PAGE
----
This is the first of six 40 meters tall cone-shaped canopies named “Sun Valleys” that are being built in Shanghai for the 2010 World Expo.
The “Sun Valleys” will be distributed along the Expo Axis, a multi-story 1 km long and 110 meters wide promenade providing commercial, catering, entertainment, and exhibition services for the millions of visitors expected to attend the forthcoming event.
(Source: People's Daily Online)
This covered pedestrian walkway will be the main entrance to the Expo site and will connect with four major pavilions through the elevated platform and underground passages. With its nearly 250,000 square meters, it is the largest structure being built for the venue.
(Source: People's Daily Online)
Above the Expo Axis the giant light membrane roof will look like, as the organizers promis, “white clouds floating in the blue sky”.
The steel and plastic “Sun Valleys”, as the name suggest, will convey daylight and air into the underground level in order to reduce the energy consumed by the artificial lighting. Further, they will collect rainwater that could be recycled for irrigation and flushing purposes.
Each of these complex structures is made of approximaely 10,000 joins, all which are unique.
A fascinating documentary about the Munich Olympic stadium designed by Günther Behnisch and Frei Otto and built for the 1972 games.
It illustrates clearly the entire process of the planning and construction of the innovative acrylic glass canopy mounted on stainles steel cable net, that covers the main stadium and big part of the Olympic Village (Olympiapark).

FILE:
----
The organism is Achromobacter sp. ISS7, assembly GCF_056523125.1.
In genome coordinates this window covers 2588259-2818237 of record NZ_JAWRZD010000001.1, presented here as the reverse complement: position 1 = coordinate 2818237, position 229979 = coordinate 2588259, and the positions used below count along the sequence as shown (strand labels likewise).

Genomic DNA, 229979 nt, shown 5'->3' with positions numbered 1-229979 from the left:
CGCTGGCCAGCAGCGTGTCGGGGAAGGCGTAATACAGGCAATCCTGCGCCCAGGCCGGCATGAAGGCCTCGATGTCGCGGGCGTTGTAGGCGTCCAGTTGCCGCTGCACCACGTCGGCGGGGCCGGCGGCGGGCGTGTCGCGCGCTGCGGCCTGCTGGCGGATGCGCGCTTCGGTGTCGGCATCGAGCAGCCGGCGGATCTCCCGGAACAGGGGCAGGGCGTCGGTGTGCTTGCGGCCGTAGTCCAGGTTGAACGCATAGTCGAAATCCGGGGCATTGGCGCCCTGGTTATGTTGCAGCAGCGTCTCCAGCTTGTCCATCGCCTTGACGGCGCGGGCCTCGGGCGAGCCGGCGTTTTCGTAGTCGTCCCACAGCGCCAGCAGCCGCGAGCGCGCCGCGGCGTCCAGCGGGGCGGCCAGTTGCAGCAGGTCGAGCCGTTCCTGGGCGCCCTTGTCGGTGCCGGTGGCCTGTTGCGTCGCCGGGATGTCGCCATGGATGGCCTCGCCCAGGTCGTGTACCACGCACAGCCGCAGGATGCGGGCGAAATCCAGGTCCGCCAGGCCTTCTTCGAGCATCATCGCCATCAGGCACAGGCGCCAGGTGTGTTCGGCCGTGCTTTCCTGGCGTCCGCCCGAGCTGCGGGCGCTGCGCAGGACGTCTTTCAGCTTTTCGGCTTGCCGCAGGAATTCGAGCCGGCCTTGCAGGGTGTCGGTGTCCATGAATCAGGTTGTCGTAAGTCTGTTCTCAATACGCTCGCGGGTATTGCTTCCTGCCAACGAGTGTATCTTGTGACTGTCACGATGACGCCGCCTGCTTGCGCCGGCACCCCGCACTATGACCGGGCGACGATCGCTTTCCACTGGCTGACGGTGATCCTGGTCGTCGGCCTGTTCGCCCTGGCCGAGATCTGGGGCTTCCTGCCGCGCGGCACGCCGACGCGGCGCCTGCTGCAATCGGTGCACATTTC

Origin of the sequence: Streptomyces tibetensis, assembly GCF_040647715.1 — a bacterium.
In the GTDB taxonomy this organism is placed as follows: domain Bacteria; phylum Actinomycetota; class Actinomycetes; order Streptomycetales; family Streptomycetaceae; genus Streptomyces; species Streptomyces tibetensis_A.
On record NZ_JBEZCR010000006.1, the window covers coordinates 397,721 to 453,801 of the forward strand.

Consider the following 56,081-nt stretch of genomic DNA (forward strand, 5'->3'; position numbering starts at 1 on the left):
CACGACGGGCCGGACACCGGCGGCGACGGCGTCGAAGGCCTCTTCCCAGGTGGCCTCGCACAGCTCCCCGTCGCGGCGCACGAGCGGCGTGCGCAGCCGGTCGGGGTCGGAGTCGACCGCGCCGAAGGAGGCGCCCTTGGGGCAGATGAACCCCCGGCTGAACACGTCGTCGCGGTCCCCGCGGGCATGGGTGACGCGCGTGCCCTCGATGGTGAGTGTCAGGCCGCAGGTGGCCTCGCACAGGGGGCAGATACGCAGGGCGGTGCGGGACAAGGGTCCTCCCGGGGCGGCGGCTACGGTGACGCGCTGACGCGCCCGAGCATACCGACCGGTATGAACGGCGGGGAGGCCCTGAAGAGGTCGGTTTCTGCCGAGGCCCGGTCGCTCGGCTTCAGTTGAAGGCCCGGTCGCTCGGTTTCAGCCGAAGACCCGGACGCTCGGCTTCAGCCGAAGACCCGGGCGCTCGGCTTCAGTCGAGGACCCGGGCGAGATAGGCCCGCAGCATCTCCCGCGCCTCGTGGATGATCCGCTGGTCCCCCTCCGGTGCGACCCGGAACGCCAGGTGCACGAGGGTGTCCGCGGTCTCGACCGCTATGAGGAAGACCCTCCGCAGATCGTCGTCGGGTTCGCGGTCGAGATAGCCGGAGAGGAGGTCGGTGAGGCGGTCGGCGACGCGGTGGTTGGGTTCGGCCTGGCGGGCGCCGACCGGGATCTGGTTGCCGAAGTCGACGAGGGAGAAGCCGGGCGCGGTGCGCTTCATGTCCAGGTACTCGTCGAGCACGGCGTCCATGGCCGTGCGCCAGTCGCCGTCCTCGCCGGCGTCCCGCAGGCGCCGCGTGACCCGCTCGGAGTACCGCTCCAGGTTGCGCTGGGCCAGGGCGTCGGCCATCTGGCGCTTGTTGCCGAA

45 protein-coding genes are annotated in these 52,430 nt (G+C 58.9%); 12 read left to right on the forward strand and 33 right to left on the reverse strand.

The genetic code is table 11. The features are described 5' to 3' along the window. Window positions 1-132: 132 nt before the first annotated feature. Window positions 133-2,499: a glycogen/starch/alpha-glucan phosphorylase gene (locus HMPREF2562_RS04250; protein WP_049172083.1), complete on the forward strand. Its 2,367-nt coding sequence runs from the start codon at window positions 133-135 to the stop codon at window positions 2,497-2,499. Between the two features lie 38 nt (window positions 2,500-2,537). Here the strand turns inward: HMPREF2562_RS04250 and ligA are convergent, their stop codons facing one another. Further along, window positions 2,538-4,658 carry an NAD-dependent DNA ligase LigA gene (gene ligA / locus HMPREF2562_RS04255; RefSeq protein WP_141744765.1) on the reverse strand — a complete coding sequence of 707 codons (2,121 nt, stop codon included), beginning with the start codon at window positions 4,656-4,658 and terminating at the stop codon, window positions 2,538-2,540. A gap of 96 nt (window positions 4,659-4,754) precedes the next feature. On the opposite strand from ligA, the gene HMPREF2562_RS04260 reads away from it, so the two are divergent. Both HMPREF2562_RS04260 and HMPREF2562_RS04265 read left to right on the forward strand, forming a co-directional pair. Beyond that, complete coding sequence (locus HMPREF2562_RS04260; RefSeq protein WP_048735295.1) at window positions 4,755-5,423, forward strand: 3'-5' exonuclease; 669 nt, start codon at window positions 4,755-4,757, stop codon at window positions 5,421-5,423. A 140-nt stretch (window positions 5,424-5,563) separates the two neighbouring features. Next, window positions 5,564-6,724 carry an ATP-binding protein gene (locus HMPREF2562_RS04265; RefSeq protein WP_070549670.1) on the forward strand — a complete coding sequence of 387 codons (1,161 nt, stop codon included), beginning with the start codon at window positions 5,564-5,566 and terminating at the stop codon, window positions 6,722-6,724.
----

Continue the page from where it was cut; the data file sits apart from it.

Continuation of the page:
Situated in northenrn Munich, it is regarded as one of the world’s most remarkable stadiums ever built (stands easily the competition with much recent and notable facilities) and an extraordinary civil engineering achievement for its time. Interestingly the form finding and structural analysis of the cable net was done using principally scaled physical models (numerical programmes came in only later).
Worth watching! (it’s not necessary to understand German…)
A new façade refurbishment designed by Heatherwick Studio to conceal the existing boiler house located next to the main entrance of the Guy’s and Saint Thomas’ Hospital in London. An old building commonly regarded as gloomy and unwelcoming.
The new skin consists of 108 almost identical hyperbolic paraboloid panels covered with a woven stainless steel mesh.
The result is a distinctive and uplifting building with a dynamic undulating surface – a radical transformation with one simple gesture.
This futuristic set, nicknamed “The Claw”, is the tallest stage ever built for a rock concert, and it took almost three years to realize. Bono christened it the “U2 Space Station”.